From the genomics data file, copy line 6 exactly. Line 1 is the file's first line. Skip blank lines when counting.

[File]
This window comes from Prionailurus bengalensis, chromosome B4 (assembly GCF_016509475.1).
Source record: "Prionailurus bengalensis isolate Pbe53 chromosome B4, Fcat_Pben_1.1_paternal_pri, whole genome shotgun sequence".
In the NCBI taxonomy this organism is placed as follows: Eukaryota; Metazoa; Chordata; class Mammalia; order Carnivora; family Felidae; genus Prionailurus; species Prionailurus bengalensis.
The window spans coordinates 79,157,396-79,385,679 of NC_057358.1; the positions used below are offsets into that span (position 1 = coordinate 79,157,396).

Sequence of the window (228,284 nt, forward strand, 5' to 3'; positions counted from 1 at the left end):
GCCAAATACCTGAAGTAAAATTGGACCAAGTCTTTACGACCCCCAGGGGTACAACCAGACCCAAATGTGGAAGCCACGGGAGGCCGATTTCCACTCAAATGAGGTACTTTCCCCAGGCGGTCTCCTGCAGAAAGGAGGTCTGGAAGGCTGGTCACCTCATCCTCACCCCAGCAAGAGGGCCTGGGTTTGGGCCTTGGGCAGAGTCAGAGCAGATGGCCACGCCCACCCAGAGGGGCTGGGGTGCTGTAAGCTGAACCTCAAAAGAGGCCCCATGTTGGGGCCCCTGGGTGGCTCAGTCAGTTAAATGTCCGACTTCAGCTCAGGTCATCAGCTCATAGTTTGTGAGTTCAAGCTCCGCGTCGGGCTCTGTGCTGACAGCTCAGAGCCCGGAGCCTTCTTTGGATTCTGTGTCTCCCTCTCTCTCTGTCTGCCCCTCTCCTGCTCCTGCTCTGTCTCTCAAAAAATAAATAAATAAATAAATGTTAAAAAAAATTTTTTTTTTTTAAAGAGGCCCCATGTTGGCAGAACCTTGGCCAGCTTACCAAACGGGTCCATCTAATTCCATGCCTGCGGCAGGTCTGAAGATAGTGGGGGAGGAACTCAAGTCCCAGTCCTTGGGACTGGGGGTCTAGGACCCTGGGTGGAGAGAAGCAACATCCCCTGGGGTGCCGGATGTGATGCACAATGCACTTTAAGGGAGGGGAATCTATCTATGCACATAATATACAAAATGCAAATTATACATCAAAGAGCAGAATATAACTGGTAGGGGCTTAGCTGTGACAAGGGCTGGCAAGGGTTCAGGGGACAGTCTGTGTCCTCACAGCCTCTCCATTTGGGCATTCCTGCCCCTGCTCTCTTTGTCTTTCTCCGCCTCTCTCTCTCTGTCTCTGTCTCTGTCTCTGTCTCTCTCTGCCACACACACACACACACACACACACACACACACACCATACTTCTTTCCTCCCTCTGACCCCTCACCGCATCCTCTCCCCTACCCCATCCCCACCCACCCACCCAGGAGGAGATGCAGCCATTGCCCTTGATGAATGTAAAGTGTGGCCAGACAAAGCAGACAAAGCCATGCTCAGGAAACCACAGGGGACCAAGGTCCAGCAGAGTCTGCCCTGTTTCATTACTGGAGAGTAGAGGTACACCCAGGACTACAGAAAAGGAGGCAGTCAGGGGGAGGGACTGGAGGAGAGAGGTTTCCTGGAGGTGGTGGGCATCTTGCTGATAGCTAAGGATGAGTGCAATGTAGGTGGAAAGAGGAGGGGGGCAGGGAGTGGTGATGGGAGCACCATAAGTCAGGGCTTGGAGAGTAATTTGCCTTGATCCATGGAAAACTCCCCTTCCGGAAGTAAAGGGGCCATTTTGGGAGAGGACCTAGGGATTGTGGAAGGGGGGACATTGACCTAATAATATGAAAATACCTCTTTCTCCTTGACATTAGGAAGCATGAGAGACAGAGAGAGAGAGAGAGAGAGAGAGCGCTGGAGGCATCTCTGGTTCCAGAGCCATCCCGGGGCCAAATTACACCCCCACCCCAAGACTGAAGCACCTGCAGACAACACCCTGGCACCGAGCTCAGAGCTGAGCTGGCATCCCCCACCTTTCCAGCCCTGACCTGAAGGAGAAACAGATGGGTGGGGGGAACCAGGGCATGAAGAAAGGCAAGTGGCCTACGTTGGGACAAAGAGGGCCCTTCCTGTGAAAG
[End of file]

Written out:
GCCAAATACCTGAAGTAAAATTGGACCAAGTCTTTACGACCCCCAGGGGTACAACCAGACCCAAATGTGGAAGCCACGGGAGGCCGATTTCCACTCAAATGAGGTACTTTCCCCAGGCGGTCTCCTGCAGAAAGGAGGTCTGGAAGGCTGGTCACCTCATCCTCACCCCAGCAAGAGGGCCTGGGTTTGGGCCTTGGGCAGAGTCAGAGCAGATGGCCACGCCCACCCAGAGGGGCTGGGGTGCTGTAAGCTGAACCTCAAAAGAGGCCCCATGTTGGGGCCCCTGGGTGGCTCAGTCAGTTAAATGTCCGACTTCAGCTCAGGTCATCAGCTCATAGTTTGTGAGTTCAAGCTCCGCGTCGGGCTCTGTGCTGACAGCTCAGAGCCCGGAGCCTTCTTTGGATTCTGTGTCTCCCTCTCTCTCTGTCTGCCCCTCTCCTGCTCCTGCTCTGTCTCTCAAAAAATAAATAAATAAATAAATGTTAAAAAAAATTTTTTTTTTTTAAAGAGGCCCCATGTTGGCAGAACCTTGGCCAGCTTACCAAACGGGTCCATCTAATTCCATGCCTGCGGCAGGTCTGAAGATAGTGGGGGAGGAACTCAAGTCCCAGTCCTTGGGACTGGGGGTCTAGGACCCTGGGTGGAGAGAAGCAACATCCCCTGGGGTGCCGGATGTGATGCACAATGCACTTTAAGGGAGGGGAATCTATCTATGCACATAATATACAAAATGCAAATTATACATCAAAGAGCAGAATATAACTGGTAGGGGCTTAGCTGTGACAAGGGCTGGCAAGGGTTCAGGGGACAGTCTGTGTCCTCACAGCCTCTCCATTTGGGCATTCCTGCCCCTGCTCTCTTTGTCTTTCTCCGCCTCTCTCTCTCTGTCTCTGTCTCTGTCTCTGTCTCTCTCTGCCACACACACACACACACACACACACACACACACACCATACTTCTTTCCTCCCTCTGACCCCTCACCGCATCCTCTCCCCTACCCCATCCCCACCCACCCACCCAGGAGGAGATGCAGCCATTGCCCTTGATGAATGTAAAGTGTGGCCAGACAAAGCAGACAAAGCCATGCTCAGGAAACCACAGGGGACCAAGGTCCAGCAGAGTCTGCCCTGTTTCATTACTGGAGAGTAGAGGTACACCCAGGACTACAGAAAAGGAGGCAGTCAGGGGGAGGGACTGGAGGAGAGAGGTTTCCTGGAGGTGGTGGGCATCTTGCTGATAGCTAAGGATGAGTGCAATGTAGGTGGAAAGAGGAGGGGGGCAGGGAGTGGTGATGGGAGCACCATAAGTCAGGGCTTGGAGAGTAATTTGCCTTGATCCATGGAAAACTCCCCTTCCGGAAGTAAAGGGGCCATTTTGGGAGAGGACCTAGGGATTGTGGAAGGGGGGACATTGACCTAATAATATGAAAATACCTCTTTCTCCTTGACATTAGGAAGCATGAGAGACAGAGAGAGAGAGAGAGAGAGAGAGCGCTGGAGGCATCTCTGGTTCCAGAGCCATCCCGGGGCCAAATTACACCCCCACCCCAAGACTGAAGCACCTGCAGACAACACCCTGGCACCGAGCTCAGAGCTGAGCTGGCATCCCCCACCTTTCCAGCCCTGACCTGAAGGAGAAACAGATGGGTGGGGGGAACCAGGGCATGAAGAAAGGCAAGTGGCCTACGTTGGGACAAAGAGGGCCCTTCCTGTGAAAG